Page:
U.S. Bank transforms and expedites annual Market Impact Fund to help local nonprofits respond to immediate COVID-19 needs

April 13, 2020 | GET MORE : Social Responsibility

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The move is part of a broader shift of its community giving programs amid pandemic

U.S. Bank has expedited its annual $1 million Market Impact Fund grant program to provide funding for 30 local nonprofits that are working to respond to the most pressing needs in their communities. 

From Seattle to Omaha to Charlotte, the grants are being used by nonprofits to support small businesses, maintain safe housing and ensure accessibility to critical human services by the communities’ most economically vulnerable populations. The company is deploying these funds three months earlier than originally scheduled to ensure immediate relief.

The move is part of a broader shift in how U.S. Bank is approaching community giving this year in response to the COVID-19 pandemic. Last month, the company donated $4 million to three national nonprofits – United Way, LISC and Operation HOPE – and announced that its remaining $25 million in grants planned for this year could be used by nonprofits for general operating expenses rather than for specific programming.

“We know how many nonprofits are struggling and we want to make sure that our partners know that we trust them to use our grant dollars in whatever way is needed to sustain the life-changing work they do in our communities every day,” said U.S. Bank Chief Social Responsibility Officer Reba Dominski.

The Market Impact Fund grant recipients are:

  • Arizona Hispanic Chamber of Commerce (Phoenix, AZ) – funding small businesses and microbusinesses
  • Goodwill of Orange County (Santa Ana, CA) – funding supply chain vehicles to support local food banks
  • Pacific Asian Consortium in Employment (Los Angeles, CA) – small business loans
  • Sierra Health Foundation Center for Health Programs (Sacramento, CA) – funding small business loans in partnership with the Sacramento Asian Pacific Chamber
  • Silicon Valley Community Foundation (Mountain View, CA) –  supporting microbusinesses and nonprofit organizations
  • The San Diego Foundation (San Diego, CA) – supporting critical resources and support for local communities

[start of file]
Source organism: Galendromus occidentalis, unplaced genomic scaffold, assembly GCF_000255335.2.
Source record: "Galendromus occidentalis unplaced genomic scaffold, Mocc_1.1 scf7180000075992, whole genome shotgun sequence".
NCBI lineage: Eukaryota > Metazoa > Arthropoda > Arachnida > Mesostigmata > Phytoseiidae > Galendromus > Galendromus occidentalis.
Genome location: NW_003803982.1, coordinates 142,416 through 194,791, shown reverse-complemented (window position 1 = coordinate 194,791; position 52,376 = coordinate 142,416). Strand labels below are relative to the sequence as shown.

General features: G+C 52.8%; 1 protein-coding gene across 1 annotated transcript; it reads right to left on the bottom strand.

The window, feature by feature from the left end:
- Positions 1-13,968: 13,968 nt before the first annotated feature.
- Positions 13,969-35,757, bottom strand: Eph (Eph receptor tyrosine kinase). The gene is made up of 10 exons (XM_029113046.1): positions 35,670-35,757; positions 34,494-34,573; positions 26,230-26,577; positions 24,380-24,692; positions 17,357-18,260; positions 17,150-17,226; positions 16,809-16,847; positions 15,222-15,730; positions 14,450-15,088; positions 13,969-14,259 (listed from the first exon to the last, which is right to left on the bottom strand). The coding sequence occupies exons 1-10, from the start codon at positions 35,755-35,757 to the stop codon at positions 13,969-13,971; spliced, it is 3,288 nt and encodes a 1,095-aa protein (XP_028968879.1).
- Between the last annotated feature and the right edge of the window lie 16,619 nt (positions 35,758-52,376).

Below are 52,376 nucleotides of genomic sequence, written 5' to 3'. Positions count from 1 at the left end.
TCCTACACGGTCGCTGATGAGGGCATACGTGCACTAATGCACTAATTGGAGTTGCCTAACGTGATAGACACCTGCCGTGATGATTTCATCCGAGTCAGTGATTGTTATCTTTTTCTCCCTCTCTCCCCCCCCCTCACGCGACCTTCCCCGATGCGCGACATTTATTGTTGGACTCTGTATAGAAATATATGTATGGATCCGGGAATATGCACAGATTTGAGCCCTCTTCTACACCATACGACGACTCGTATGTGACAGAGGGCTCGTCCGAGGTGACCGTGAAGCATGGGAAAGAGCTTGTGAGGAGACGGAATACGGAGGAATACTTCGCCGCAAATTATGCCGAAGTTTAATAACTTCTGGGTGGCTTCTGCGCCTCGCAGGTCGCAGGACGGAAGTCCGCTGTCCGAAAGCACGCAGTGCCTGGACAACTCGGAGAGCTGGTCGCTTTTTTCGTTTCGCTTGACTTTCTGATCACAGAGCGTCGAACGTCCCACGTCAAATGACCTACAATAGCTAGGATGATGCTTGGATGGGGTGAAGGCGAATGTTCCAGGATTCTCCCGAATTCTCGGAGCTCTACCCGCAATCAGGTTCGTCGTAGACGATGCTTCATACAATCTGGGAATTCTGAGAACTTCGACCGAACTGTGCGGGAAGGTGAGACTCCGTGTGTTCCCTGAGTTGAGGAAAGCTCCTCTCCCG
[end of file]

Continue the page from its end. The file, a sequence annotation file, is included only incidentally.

• National Jewish Health (Denver, CO) – funding access to healthcare for uninsured, low-income individuals
  • Pikes Peak Community Foundation (Colorado Springs, CO) – funding basic human services
  • Salvation Army (Edwards, CO) – funding emergency rent assistance programs
  • Community Foundation of Johnson County (Coralville, IA) – supporting nonprofits, schools and government programs
  • Idaho Community Foundation (Boise, ID) – support housing and nutrition for economically vulnerable populations
  • Women’s Business Development Center (Chicago, IL) – supporting diverse small business owners
  • Catholic Charities (Minneapolis, MN) – supporting individuals with employment services
  • Southern Minnesota Initiative Foundation (Owatonna, MN) – emergency funding for licensed childcare providers
  • LISC (Kansas City, MO) – supporting area nonprofits in maintaining their operations
  • STL VenturesWorks (St. Louis, MO) – funding small business loans
  • MoFi (Missoula, MT) – supporting financial assistance for small businesses across Montana, Wyoming, Idaho, and Eastern Oregon and Washington
  • United Way of the Central Carolinas (Charlotte, NC) – supporting local organizations with human services needs
  • Omaha Community Foundation (Omaha, NE) – funding area nonprofits with response efforts
  • Nevada Community Foundation (Las Vegas, NV) – supporting emergency response efforts
  • United Way of Northern Nevada and Sierra (Reno, NV) – funding emergency food and shelter programs
  • Cleveland Foundation (Cleveland, OH) – supporting the rapid response fund
  • Economic and Community Development Institute (Columbus, OH) – small business support
  • Strategies to End Homelessness (Cincinnati, OH) – supporting family shelters and relief programs
  • Oregon Community Foundation (Portland, OR) – supporting small businesses across the entire state
  • YMCA of Middle Tennessee (Nashville, TN) – funding for childcare for the families of health care workers
  • The Road Home (Salt Lake City, UT) – supporting emergency shelter and services
  • FareStart (Seattle, WA) – scaling up workforce program to provide 15,000+ emergency meals each day for homeless shelters and low income seniors
  • YWCA (Spokane, WA) – supporting the Women’s Opportunity Center
  • The Business Council, Inc. (Milwaukee, WI) – grants to small businesses who are members of the Multicultural and Diverse Business Coalition

In addition to philanthropic support, U.S. Bank has responded to the COVID-19 pandemic by instituting a premium pay program for front-line employees, modifying personal and small business products for customers, and other changes. Additional information about its actions is available at usbank.com/covid-19 and usbank.com/newsroom.

About U.S. Bank

U.S. Bancorp, with more than 70,000 employees and $495 billion in assets as of December 31, 2019, is the parent company of U.S. Bank National Association, the fifth-largest commercial bank in the United States. The Minneapolis-based bank blends its relationship teams, branches and ATM network with mobile and online tools that allow customers to bank how, when and where they prefer. U.S. Bank is committed to serving its millions of retail, business, wealth management, payment, commercial and corporate, and investment services customers across the country and around the world as a trusted financial partner, a commitment recognized by the Ethisphere Institute naming the bank one of the 2020 World’s Most Ethical Companies. Visit U.S. Bank at usbank.com or follow on social media to stay up to date with company news.

Media contact

Susan Beatty, U.S. Bank
susan.beatty@usbank.com, 612.501.1507